Forest and wood processing representatives have heard that New Zealand's free trade agreement (FTA) with China isn't working for them and needs to be fixed.
Chair of the New Zealand Wood Council Bill McCallum told the biennial Forest-Wood conference in Wellington on Wednesday that the Government needs to step up in a number of areas if the sector is to reach its export earnings target of $12 billion by 2022.
He says one of those problem areas is market access.
Mr McCallum says to reach the target about half of the logs currently exported will need to be processed here into products which can be sold competitively into overseas markets.
But he say the FTA with China, by far New Zealand's biggest log market, is a barrier to that.
"New Zealand logs are exported to countries with import policies that clearly favour log imports and favour their own domestic processing industries.
The free trade agreement we have in place with China is not delivering what it should be for the wood products industry and the China FTA, which favours logs over processed products is fundamentally flawed, and this needs to be corrected."
Mr McCallum says the Government also needs to do more to encourage the use of wood in commercial building construction.
He said the government should adopt a procurement policy that evaluated the whole of life benefits of wood and encourages the use of wood in commercial buildings
Another area in the Wood Council's sights is building standards.
Mr McCallum said building standards and codes need to be reviewed and rationalised he says there are over 600 standards in New Zealand today each of which are over 7 years old and most of which are obsolete.
He says a complicated and duplicative system of building standards is acting as an impediment to the use of timber products, particularly high value engineered timber, suitable for pre-fabrication systems.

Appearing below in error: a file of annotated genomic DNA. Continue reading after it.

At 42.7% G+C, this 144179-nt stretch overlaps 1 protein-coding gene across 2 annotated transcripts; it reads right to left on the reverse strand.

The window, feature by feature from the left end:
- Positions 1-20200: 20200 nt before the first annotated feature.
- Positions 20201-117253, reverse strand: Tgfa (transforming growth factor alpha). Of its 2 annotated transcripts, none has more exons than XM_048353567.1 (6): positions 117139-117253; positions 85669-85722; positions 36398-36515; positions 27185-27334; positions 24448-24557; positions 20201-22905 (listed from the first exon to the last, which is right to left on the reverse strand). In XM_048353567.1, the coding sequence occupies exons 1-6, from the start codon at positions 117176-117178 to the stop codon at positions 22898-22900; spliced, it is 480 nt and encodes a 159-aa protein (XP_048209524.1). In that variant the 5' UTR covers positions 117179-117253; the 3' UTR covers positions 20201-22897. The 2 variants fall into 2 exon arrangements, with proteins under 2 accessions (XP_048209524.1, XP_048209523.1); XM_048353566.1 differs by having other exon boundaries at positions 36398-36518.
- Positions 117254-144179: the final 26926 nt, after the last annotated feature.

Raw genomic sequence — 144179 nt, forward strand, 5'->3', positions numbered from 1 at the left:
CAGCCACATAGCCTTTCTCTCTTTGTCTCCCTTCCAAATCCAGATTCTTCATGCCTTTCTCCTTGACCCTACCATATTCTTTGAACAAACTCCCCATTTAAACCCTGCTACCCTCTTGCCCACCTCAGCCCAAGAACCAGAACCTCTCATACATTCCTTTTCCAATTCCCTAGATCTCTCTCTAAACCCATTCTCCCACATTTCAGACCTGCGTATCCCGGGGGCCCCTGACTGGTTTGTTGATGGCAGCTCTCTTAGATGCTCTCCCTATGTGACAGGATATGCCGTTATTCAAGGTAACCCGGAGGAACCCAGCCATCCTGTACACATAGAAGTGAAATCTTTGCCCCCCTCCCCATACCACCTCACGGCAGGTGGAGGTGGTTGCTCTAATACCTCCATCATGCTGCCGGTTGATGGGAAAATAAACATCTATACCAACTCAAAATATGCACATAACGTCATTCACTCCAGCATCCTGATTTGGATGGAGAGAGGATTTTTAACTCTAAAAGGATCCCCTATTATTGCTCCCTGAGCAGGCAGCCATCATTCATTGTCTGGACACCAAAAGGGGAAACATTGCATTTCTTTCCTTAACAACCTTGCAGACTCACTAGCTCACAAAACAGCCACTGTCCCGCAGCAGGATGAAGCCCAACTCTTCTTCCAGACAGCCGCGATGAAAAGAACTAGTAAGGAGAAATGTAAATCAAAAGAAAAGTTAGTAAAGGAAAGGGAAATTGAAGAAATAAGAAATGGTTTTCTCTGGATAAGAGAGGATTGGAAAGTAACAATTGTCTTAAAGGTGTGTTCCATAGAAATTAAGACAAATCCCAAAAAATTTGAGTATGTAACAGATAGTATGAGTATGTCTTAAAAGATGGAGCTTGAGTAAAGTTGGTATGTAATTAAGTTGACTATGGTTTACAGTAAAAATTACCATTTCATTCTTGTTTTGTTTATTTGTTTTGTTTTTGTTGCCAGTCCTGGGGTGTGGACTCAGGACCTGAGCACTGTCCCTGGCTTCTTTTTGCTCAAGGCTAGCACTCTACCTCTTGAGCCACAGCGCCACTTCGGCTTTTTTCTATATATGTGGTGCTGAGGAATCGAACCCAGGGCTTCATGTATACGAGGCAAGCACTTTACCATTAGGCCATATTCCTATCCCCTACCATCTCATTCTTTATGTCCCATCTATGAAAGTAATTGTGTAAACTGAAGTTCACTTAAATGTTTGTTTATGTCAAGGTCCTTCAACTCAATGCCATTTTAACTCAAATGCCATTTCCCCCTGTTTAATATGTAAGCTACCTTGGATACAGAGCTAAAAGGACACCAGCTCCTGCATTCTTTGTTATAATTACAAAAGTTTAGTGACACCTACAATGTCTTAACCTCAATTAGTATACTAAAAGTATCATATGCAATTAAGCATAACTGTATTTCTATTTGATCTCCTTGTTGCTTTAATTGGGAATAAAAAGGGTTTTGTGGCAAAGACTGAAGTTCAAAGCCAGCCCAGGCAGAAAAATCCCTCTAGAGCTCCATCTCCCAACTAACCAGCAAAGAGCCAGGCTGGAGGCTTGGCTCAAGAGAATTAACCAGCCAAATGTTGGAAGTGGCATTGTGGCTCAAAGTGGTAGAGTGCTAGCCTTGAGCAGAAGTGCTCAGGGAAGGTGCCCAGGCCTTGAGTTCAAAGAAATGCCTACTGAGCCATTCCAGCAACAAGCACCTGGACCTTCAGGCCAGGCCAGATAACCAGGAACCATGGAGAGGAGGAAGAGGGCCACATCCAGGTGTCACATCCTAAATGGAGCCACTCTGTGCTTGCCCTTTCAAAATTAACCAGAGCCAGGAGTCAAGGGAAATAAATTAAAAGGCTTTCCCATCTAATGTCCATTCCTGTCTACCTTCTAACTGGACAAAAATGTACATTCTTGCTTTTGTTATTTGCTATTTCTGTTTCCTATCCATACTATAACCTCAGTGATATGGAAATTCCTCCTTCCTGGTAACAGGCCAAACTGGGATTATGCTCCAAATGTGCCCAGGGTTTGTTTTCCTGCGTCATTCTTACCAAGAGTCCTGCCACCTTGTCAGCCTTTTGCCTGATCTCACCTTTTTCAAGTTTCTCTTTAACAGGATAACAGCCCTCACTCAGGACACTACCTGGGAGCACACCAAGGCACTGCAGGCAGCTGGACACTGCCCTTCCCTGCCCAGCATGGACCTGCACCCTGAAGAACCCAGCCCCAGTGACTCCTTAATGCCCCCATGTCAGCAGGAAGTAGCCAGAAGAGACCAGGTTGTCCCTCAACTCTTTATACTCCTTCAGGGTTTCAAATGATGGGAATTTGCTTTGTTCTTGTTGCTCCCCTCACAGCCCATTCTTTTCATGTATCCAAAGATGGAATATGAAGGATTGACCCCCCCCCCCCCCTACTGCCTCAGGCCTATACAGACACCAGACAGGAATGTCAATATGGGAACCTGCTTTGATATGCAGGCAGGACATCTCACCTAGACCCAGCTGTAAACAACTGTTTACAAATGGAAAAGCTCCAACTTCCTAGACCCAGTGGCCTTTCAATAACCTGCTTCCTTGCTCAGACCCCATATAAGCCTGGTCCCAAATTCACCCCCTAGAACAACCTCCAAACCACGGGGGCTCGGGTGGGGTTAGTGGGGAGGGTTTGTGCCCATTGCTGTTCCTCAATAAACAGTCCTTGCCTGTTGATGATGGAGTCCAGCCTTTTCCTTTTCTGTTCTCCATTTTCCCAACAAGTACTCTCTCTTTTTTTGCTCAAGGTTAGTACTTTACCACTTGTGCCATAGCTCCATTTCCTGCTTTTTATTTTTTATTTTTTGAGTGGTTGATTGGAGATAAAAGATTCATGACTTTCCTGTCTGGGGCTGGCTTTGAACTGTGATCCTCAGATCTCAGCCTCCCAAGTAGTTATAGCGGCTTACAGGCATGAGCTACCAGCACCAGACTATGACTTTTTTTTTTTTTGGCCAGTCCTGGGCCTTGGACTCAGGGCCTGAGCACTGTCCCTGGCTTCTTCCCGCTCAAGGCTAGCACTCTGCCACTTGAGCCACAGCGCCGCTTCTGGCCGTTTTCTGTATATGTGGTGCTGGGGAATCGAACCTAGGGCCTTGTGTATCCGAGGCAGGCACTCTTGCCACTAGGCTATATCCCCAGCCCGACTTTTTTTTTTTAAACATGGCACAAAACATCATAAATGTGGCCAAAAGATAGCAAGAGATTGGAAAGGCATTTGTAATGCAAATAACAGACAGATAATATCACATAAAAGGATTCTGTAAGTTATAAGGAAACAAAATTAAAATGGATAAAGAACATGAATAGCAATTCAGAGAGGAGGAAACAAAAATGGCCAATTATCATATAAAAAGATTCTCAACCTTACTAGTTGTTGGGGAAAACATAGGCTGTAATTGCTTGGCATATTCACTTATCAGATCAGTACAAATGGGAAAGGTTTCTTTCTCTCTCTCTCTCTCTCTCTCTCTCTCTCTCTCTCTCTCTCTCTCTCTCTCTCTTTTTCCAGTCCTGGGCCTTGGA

Political parties set out forest policy stalls
Opposition parties have picked up on some of those concerns.
During a political forum at the conference Labour leader David Cunliffe announced a range of policies to encourage more wood processing here instead of raw log exports.
They include a pro-wood procurement policy for government-funded buildings up to four storeys high and suspensory loans to boost new forest planting.
Labour would also introduce a targeted tax incentive for local wood processors and invest heavily in road networks to improve forestry access.
The Green Party says it would put up a $1 million prize for the first 10 storey or higher New Zealand building constructed with structural or laminated timber.
Greens leader Russel Norman told the conference the award would be designed to encourage the wider use of timber in the building industry .
He says structural timber is a relatively new construction technique for tall buildings and much of the technology has been developed in New Zealand.
It offers an alternative to the concrete and steel currently used for the load-bearing elements in high-rise buildings.
For its part the Government's associate Primary Industries Minister Jo Goodhew pointed out the Government has invested $150 million in forestry innovation and science since 2010.
She says forestry will play a big part in reaching the Government's goal of doubling primary export returns by 2025.